Children don't like nature as much as adults—but preferences change with age
A study of kids aged 4-11 suggests affinity for outdoors may not be inherent. Imagine staring at a lake backed by snow-capped mountains, walking through a secluded forest or listening to birds sing. Now imagine a busy downtown, with skyscrapers soaring up above the rush of trains and cars.
Odds are you prefer the natural scenes—following a trend among adults confirmed by numerous studies. Less clear is whether this preference is inherent, or if it is learned through experience.
To help answer that question, a team of University of Chicago psychologists surveyed 239 children aged 4 to 11, asking them to rank pictures of urban and natural environments.
In a new study, researchers found that those children preferred urban environments much more than the 167 adult participants. However, preferences for urban environments were significantly lower among older children—suggesting that an affinity for nature may develop gradually in life, rather than being inherent at a young age.
"We hypothesized that the kids would prefer nature because adults overwhelmingly do," said UChicago doctoral student Kim Lewis Meidenbauer, lead author of the study, published in the Journal of Environmental Psychology. "We were incredibly surprised to find evidence to the contrary."
Meidenbauer conducts research as part of UChicago's Environmental Neuroscience Lab, which explores how physical environments affect the brain and behavior.
Recruiting participants at a local museum, she and her co-authors interviewed more than 90 children from Chicago and other parts of Illinois, more than 100 from other states and 11 from other English-speaking countries. They sought to have at least 20 children of each age group, and also analyzed a subset of their sample that excluded siblings.
The scholars used images that were equated in visual appeal, so as to account for aesthetic preferences unrelated to natural or urban environments. They also found that children's preferences were not related to the amount of time they spent outdoors in natural environments.
This research help fills a gap in the existing body of research on nature preferences, which has not closely examined children under 9 years old.
"It is important to note that our results do not mean that nature is not good for children," said Marc Berman, the study's senior author and an associate professor in the Department of Psychology. "Plenty of studies on nature interactions, including many from our laboratory, show that cognitive, social and health benefits in adults are not driven by preferences or improvements in mood. So, it doesn't seem like the cognitive benefits of nature exposure are all about liking nature or some kind of hedonic response.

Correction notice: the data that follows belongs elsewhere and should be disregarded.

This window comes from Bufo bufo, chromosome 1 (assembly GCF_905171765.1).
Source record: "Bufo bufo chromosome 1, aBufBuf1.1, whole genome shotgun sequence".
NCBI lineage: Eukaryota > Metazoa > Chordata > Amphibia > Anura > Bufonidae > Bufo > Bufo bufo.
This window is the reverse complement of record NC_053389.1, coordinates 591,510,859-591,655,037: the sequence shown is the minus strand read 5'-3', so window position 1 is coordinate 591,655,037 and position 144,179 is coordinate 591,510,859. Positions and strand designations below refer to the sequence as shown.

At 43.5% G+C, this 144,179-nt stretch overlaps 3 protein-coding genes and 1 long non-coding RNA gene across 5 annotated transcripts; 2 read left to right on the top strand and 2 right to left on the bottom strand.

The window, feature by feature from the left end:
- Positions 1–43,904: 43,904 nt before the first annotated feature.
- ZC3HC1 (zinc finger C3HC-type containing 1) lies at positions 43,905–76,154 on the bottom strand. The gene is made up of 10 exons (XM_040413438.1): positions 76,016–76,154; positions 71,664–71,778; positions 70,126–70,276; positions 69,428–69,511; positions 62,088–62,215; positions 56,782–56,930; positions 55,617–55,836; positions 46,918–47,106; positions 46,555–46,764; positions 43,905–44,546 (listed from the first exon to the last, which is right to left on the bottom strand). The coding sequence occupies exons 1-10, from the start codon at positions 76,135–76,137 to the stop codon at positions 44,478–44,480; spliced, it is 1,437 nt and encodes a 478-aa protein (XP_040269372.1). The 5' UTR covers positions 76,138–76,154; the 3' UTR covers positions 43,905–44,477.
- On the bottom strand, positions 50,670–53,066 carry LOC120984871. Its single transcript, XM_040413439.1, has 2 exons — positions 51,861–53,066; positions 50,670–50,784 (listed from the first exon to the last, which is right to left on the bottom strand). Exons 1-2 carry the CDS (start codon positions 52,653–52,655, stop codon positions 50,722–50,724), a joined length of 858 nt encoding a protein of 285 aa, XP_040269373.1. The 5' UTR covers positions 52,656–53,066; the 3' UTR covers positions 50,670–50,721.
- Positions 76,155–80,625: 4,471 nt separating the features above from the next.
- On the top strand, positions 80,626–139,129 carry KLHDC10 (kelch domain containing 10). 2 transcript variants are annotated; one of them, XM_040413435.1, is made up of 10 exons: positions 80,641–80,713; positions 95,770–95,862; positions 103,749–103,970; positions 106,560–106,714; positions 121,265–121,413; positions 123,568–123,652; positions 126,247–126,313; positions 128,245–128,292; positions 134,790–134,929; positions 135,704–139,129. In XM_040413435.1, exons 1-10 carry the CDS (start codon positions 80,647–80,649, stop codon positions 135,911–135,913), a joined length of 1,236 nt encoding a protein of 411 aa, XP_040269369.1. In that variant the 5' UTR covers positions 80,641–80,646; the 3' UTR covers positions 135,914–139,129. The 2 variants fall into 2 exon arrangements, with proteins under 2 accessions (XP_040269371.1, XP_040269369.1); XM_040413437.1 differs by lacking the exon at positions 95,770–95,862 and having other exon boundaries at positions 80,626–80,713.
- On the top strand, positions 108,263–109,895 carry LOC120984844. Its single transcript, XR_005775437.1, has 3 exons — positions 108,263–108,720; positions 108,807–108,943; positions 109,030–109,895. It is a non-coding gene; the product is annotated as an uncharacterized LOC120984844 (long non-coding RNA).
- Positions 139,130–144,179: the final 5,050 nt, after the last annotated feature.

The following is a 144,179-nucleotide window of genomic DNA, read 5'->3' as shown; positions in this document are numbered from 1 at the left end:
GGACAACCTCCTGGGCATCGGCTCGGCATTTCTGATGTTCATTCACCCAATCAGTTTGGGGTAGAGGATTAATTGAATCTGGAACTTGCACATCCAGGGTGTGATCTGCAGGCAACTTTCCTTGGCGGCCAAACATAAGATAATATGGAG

"This work also suggests that fondness for nature is not a given in childhood. Therefore, exposing children to natural experiences early in life may be critical for them to develop an appreciation for nature later in life."
As director of the Environmental Neuroscience Lab, Berman is a leading expert on the relationship between environmental factors and individual neural processing. His previous research has helped shape scholarly understanding of how nature can impact cognitive performance—even when experienced through videos and sounds.
In addition to Meidenbauer and Berman, other co-authors on the study were former UChicago postdoctoral fellow Cecilia Stenfors, now at Stockholm University; Environmental Neuroscience Lab research technician Jaime Young, AM'17; Elliott Layden, Ph.D."19; UChicago doctoral student Kathryn Schertz and postdoctoral fellow Omid Kardan, Ph.D."19; and Jean Decety, the Irving B. Harris Distinguished Service Professor in Psychology and Psychiatry.
The scholars have not yet identified an obvious cause for why children's preferences counter those of adults. One theory is that the children are influenced by their parents, and that those influences may take time to manifest. That idea is bolstered by the researchers' data, which show that older children's preferences increasingly mirrored those of their parents.
The psychologists hope to continue investigating whether there are other mechanisms at play, and if adults and children weigh environmental preferences to different degrees. They also hope to conduct similar research on the preferences of adolescents.
"Our study also found evidence for the cognitive benefits of nature exposure in kids, and it was entirely unrelated to preference," Meidenbauer said. "This is important because it really suggests that kids don't need to like nature for it to be good for them."